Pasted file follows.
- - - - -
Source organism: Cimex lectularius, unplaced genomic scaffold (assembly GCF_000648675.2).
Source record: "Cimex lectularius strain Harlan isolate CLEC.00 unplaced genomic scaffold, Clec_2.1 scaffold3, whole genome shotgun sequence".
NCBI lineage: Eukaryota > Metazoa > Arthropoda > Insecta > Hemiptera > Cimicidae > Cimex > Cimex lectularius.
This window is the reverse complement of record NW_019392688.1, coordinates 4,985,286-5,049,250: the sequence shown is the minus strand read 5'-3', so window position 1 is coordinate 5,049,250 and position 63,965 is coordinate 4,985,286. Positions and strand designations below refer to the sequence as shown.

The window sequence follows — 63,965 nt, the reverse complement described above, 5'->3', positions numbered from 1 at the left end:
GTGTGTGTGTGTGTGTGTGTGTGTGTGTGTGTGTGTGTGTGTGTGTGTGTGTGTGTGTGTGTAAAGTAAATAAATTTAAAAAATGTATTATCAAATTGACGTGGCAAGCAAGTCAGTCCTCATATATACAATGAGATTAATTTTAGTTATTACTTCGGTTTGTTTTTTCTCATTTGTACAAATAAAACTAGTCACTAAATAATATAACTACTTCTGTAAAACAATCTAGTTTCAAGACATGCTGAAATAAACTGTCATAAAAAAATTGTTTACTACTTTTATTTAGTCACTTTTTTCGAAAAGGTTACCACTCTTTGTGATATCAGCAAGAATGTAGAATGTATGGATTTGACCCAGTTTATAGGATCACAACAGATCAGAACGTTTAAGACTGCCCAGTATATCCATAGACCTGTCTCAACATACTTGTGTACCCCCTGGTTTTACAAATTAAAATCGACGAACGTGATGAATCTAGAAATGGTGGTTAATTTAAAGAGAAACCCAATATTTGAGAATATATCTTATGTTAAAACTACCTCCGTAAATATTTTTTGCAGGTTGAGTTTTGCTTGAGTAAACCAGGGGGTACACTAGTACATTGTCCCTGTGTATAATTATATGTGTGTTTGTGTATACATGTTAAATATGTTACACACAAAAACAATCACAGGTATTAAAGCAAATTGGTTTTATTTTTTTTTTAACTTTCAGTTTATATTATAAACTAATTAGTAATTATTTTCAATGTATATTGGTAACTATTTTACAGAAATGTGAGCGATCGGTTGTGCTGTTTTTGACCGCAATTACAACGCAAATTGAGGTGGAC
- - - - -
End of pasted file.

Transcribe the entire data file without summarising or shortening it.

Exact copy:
Source organism: Cimex lectularius, unplaced genomic scaffold (assembly GCF_000648675.2).
Source record: "Cimex lectularius strain Harlan isolate CLEC.00 unplaced genomic scaffold, Clec_2.1 scaffold3, whole genome shotgun sequence".
NCBI lineage: Eukaryota > Metazoa > Arthropoda > Insecta > Hemiptera > Cimicidae > Cimex > Cimex lectularius.
This window is the reverse complement of record NW_019392688.1, coordinates 4,985,286-5,049,250: the sequence shown is the minus strand read 5'-3', so window position 1 is coordinate 5,049,250 and position 63,965 is coordinate 4,985,286. Positions and strand designations below refer to the sequence as shown.

The window sequence follows — 63,965 nt, the reverse complement described above, 5'->3', positions numbered from 1 at the left end:
GTGTGTGTGTGTGTGTGTGTGTGTGTGTGTGTGTGTGTGTGTGTGTGTGTGTGTGTGTGTGTAAAGTAAATAAATTTAAAAAATGTATTATCAAATTGACGTGGCAAGCAAGTCAGTCCTCATATATACAATGAGATTAATTTTAGTTATTACTTCGGTTTGTTTTTTCTCATTTGTACAAATAAAACTAGTCACTAAATAATATAACTACTTCTGTAAAACAATCTAGTTTCAAGACATGCTGAAATAAACTGTCATAAAAAAATTGTTTACTACTTTTATTTAGTCACTTTTTTCGAAAAGGTTACCACTCTTTGTGATATCAGCAAGAATGTAGAATGTATGGATTTGACCCAGTTTATAGGATCACAACAGATCAGAACGTTTAAGACTGCCCAGTATATCCATAGACCTGTCTCAACATACTTGTGTACCCCCTGGTTTTACAAATTAAAATCGACGAACGTGATGAATCTAGAAATGGTGGTTAATTTAAAGAGAAACCCAATATTTGAGAATATATCTTATGTTAAAACTACCTCCGTAAATATTTTTTGCAGGTTGAGTTTTGCTTGAGTAAACCAGGGGGTACACTAGTACATTGTCCCTGTGTATAATTATATGTGTGTTTGTGTATACATGTTAAATATGTTACACACAAAAACAATCACAGGTATTAAAGCAAATTGGTTTTATTTTTTTTTTAACTTTCAGTTTATATTATAAACTAATTAGTAATTATTTTCAATGTATATTGGTAACTATTTTACAGAAATGTGAGCGATCGGTTGTGCTGTTTTTGACCGCAATTACAACGCAAATTGAGGTGGAC